I'll create a function that performs k-fold CV and returns both performance measures we saw earlier: accuracy and kappa. The function takes three arguments: a data frame, the number of folds, and a model object. The basic idea is to split the data into k chunks, and use each chunk once as the validation data. The model trained on the remaining k-1 chunks tries to predict the outcomes in the validation set, and the resulting performance is aggregated across the k chunks.

set.seed(99) # make the results repeatable from here on out
kFoldCV <- function(k, mod){

  # get the model data frame
  df <- mod$model

  #Randomly partition data into k folds
  #Use of sample here means we can repeat this function and get a random 
  #set of folds each time the function is called
  folds <- cut(sample(seq_len(nrow(df))),  breaks=k, labels=F)
  accuracy.mat <- matrix(nrow = k, ncol=2)

  for (i in 1:k) {
  #Create training set from the k-1 subsamples
  trainFold <- subset(df, folds != i)  

  #Create the test set
  validationFold <- subset(df, folds == i)

  #Use the fitted model on the test set
  predValues <- predict(mod, newdata = validationFold, type="response")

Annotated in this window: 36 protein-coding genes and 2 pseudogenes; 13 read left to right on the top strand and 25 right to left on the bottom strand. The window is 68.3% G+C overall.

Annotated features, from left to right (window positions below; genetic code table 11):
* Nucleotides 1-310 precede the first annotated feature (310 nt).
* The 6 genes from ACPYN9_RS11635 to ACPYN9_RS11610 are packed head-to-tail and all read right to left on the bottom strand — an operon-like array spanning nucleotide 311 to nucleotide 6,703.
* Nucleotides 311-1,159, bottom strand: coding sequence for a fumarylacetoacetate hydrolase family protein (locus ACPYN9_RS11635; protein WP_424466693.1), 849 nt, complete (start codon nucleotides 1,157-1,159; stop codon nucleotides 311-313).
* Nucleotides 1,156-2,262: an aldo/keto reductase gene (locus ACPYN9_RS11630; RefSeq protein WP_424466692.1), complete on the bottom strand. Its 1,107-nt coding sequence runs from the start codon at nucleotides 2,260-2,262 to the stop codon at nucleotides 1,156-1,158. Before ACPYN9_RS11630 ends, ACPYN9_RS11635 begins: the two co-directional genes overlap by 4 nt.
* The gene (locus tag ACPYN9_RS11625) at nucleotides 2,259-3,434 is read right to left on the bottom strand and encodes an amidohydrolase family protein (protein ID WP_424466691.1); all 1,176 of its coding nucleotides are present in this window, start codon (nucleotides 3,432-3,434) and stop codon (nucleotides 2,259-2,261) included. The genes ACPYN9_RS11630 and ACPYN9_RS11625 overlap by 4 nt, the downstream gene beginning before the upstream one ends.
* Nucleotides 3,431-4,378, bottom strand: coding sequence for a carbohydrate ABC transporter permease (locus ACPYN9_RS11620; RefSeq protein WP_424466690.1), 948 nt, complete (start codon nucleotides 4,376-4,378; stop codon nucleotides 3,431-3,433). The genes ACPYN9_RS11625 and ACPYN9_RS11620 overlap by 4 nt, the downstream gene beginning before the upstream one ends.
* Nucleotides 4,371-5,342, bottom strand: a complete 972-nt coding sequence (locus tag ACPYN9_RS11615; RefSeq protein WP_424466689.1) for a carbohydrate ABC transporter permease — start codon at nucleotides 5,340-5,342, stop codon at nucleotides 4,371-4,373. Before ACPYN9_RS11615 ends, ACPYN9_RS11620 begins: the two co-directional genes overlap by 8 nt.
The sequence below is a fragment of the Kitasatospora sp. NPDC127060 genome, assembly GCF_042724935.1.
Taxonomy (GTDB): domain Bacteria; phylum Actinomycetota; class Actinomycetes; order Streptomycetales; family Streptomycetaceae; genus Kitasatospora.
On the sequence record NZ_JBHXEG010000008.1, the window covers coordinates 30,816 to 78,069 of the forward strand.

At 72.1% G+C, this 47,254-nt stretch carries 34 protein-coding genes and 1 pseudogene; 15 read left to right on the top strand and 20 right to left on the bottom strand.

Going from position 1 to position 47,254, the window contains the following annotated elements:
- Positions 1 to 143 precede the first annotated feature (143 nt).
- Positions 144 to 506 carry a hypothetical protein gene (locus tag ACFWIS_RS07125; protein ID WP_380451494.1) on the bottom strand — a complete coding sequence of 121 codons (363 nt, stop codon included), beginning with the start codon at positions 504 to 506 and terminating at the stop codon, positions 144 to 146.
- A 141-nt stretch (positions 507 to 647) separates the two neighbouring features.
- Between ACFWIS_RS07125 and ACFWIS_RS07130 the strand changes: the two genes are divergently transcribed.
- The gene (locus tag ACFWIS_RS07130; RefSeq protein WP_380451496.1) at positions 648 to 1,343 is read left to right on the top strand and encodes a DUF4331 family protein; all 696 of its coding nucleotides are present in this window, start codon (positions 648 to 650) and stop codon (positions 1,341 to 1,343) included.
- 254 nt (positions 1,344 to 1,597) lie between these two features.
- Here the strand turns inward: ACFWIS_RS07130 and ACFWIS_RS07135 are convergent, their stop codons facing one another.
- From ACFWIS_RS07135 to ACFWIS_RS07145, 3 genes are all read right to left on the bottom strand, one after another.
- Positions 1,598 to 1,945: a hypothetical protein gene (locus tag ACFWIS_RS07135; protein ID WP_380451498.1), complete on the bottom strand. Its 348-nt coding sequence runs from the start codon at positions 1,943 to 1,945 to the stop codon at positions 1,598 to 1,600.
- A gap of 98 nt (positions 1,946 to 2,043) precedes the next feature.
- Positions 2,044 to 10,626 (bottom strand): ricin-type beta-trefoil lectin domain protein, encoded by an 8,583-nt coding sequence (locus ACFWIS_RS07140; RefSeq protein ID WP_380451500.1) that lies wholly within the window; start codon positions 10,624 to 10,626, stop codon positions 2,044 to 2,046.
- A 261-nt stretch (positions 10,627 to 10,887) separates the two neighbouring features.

#Classify predicted values into binary outcome
  classifier <- ifelse(predValues < 0.5, 0, 1)

  #Make confusion matrix 
  # (get the name of the outcome variable from the model object)
  y <- validationFold[,names(mod$model)[1]]
  confusion.mat <- as.matrix(table(y, classifier))

  #Store classification accuracy measures for that run using 
  #'ClassPerform' function created earlier
  accuracy.mat[i, ] <- t(ClassPerform(confusion.mat))
  #Return both measures in long format
    value=c(mean(accuracy.mat[,1]), mean(accuracy.mat[,2]))))

Now let's compute 10-fold CV for each model and inspect the results.

m1.ACC <- kFoldCV(k = 10, m1.glm)
m2.ACC <- kFoldCV(k = 10, m2.glm)
m3.ACC <- kFoldCV(k = 10, m3.glm)

##    Measure     value